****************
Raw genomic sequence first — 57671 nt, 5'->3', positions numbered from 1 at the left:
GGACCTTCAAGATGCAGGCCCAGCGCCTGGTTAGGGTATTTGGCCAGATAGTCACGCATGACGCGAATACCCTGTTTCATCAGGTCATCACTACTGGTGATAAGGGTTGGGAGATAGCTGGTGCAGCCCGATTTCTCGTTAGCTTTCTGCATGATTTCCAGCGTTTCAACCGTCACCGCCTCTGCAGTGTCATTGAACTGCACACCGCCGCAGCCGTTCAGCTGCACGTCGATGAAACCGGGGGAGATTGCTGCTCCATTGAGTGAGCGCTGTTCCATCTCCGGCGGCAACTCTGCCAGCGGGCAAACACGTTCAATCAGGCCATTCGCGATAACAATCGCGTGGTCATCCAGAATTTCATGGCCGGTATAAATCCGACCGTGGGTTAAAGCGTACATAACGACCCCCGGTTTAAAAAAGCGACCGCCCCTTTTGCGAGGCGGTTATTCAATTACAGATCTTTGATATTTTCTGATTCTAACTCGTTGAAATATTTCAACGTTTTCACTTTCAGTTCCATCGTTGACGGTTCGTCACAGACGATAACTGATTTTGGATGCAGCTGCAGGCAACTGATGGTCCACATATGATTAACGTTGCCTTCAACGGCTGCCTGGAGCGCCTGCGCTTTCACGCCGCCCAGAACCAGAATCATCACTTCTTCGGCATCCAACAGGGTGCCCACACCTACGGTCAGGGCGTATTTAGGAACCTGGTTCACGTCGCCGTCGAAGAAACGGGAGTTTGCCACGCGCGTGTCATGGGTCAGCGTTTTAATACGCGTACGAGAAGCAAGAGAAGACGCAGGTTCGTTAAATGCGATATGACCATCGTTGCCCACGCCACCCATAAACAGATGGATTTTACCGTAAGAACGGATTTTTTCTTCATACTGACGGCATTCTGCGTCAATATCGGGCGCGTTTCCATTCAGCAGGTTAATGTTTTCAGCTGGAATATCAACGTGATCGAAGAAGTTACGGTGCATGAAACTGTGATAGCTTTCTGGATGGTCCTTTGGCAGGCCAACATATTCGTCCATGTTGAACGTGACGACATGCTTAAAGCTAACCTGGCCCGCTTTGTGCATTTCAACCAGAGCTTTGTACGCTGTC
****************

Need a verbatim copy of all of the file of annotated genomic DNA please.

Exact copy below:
Raw genomic sequence first — 57671 nt, 5'->3', positions numbered from 1 at the left:
GGACCTTCAAGATGCAGGCCCAGCGCCTGGTTAGGGTATTTGGCCAGATAGTCACGCATGACGCGAATACCCTGTTTCATCAGGTCATCACTACTGGTGATAAGGGTTGGGAGATAGCTGGTGCAGCCCGATTTCTCGTTAGCTTTCTGCATGATTTCCAGCGTTTCAACCGTCACCGCCTCTGCAGTGTCATTGAACTGCACACCGCCGCAGCCGTTCAGCTGCACGTCGATGAAACCGGGGGAGATTGCTGCTCCATTGAGTGAGCGCTGTTCCATCTCCGGCGGCAACTCTGCCAGCGGGCAAACACGTTCAATCAGGCCATTCGCGATAACAATCGCGTGGTCATCCAGAATTTCATGGCCGGTATAAATCCGACCGTGGGTTAAAGCGTACATAACGACCCCCGGTTTAAAAAAGCGACCGCCCCTTTTGCGAGGCGGTTATTCAATTACAGATCTTTGATATTTTCTGATTCTAACTCGTTGAAATATTTCAACGTTTTCACTTTCAGTTCCATCGTTGACGGTTCGTCACAGACGATAACTGATTTTGGATGCAGCTGCAGGCAACTGATGGTCCACATATGATTAACGTTGCCTTCAACGGCTGCCTGGAGCGCCTGCGCTTTCACGCCGCCCAGAACCAGAATCATCACTTCTTCGGCATCCAACAGGGTGCCCACACCTACGGTCAGGGCGTATTTAGGAACCTGGTTCACGTCGCCGTCGAAGAAACGGGAGTTTGCCACGCGCGTGTCATGGGTCAGCGTTTTAATACGCGTACGAGAAGCAAGAGAAGACGCAGGTTCGTTAAATGCGATATGACCATCGTTGCCCACGCCACCCATAAACAGATGGATTTTACCGTAAGAACGGATTTTTTCTTCATACTGACGGCATTCTGCGTCAATATCGGGCGCGTTTCCATTCAGCAGGTTAATGTTTTCAGCTGGAATATCAACGTGATCGAAGAAGTTACGGTGCATGAAACTGTGATAGCTTTCTGGATGGTCCTTTGGCAGGCCAACATATTCGTCCATGTTGAACGTGACGACATGCTTAAAGCTAACCTGGCCCGCTTTGTGCATTTCAACCAGAGCTTTGTACGCTGTC